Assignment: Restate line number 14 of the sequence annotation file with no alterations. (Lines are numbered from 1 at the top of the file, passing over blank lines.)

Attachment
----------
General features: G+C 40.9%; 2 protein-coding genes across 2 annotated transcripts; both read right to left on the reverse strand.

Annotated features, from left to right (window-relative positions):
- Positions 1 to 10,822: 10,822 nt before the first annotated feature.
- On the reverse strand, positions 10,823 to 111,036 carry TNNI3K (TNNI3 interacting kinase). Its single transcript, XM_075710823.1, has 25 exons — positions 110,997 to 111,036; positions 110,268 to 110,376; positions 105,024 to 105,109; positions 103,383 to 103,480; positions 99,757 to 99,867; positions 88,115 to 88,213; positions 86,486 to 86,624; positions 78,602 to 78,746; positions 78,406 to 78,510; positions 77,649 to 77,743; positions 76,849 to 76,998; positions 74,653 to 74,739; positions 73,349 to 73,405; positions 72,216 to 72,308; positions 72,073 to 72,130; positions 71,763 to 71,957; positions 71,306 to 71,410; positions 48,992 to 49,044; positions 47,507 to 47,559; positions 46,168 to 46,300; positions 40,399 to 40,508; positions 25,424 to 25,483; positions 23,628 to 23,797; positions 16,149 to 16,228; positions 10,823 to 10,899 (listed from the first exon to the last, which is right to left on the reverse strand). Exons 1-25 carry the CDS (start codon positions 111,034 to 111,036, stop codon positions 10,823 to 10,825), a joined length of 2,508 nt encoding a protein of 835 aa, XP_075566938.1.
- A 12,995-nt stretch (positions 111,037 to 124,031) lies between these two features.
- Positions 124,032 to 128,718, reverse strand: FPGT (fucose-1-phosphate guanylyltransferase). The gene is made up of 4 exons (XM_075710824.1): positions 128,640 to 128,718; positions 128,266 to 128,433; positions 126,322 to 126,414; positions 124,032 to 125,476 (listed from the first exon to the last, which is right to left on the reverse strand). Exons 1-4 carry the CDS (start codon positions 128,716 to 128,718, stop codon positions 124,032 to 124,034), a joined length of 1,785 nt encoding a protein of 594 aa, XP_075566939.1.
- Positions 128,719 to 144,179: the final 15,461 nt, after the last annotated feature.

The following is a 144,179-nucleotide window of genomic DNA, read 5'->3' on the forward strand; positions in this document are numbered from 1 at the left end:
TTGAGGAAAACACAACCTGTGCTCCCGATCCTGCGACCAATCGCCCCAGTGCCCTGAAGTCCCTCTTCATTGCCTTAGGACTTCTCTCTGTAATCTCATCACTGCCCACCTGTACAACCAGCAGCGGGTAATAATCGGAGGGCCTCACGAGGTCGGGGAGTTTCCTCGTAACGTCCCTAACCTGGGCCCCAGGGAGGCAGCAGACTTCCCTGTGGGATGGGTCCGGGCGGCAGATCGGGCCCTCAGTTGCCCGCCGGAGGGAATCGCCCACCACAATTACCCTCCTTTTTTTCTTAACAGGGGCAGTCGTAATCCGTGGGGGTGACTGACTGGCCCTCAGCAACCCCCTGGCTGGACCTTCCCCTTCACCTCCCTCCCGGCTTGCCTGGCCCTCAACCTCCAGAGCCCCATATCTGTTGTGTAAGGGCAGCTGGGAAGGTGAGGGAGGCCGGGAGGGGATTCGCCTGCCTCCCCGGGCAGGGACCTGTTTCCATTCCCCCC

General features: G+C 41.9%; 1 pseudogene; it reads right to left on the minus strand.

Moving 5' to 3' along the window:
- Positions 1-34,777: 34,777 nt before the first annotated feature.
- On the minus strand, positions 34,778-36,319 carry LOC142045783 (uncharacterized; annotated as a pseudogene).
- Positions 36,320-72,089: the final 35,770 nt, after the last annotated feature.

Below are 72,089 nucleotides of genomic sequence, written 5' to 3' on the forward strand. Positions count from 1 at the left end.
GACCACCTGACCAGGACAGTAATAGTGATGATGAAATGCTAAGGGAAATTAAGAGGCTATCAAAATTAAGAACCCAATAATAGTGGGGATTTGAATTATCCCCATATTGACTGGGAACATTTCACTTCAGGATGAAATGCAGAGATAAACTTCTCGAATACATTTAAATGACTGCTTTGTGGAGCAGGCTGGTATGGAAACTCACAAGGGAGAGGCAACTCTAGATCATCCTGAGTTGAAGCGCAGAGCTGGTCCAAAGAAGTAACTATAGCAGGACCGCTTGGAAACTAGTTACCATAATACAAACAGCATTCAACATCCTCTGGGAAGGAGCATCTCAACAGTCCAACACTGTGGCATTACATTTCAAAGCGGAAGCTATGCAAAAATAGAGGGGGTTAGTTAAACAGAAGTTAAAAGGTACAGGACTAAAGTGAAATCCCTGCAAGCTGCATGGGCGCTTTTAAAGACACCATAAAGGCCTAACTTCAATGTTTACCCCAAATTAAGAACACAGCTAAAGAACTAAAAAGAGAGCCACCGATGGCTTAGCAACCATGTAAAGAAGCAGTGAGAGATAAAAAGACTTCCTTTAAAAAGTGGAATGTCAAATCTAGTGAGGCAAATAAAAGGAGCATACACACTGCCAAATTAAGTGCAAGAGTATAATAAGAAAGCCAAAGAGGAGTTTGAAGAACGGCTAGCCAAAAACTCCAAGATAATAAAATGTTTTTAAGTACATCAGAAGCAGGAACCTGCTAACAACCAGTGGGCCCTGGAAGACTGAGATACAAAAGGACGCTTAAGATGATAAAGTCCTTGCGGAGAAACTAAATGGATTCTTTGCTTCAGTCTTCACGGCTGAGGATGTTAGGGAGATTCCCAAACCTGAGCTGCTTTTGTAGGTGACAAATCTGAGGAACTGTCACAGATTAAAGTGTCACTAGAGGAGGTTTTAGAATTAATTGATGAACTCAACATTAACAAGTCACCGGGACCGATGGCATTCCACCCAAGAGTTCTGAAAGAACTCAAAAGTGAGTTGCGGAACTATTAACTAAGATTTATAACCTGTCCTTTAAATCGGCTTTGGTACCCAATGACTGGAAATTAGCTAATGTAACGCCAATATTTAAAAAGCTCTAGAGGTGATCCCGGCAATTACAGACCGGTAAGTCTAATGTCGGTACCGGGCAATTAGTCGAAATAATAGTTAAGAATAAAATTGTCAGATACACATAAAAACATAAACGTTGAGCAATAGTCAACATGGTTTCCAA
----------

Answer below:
- Positions 36,320-72,089: the final 35,770 nt, after the last annotated feature.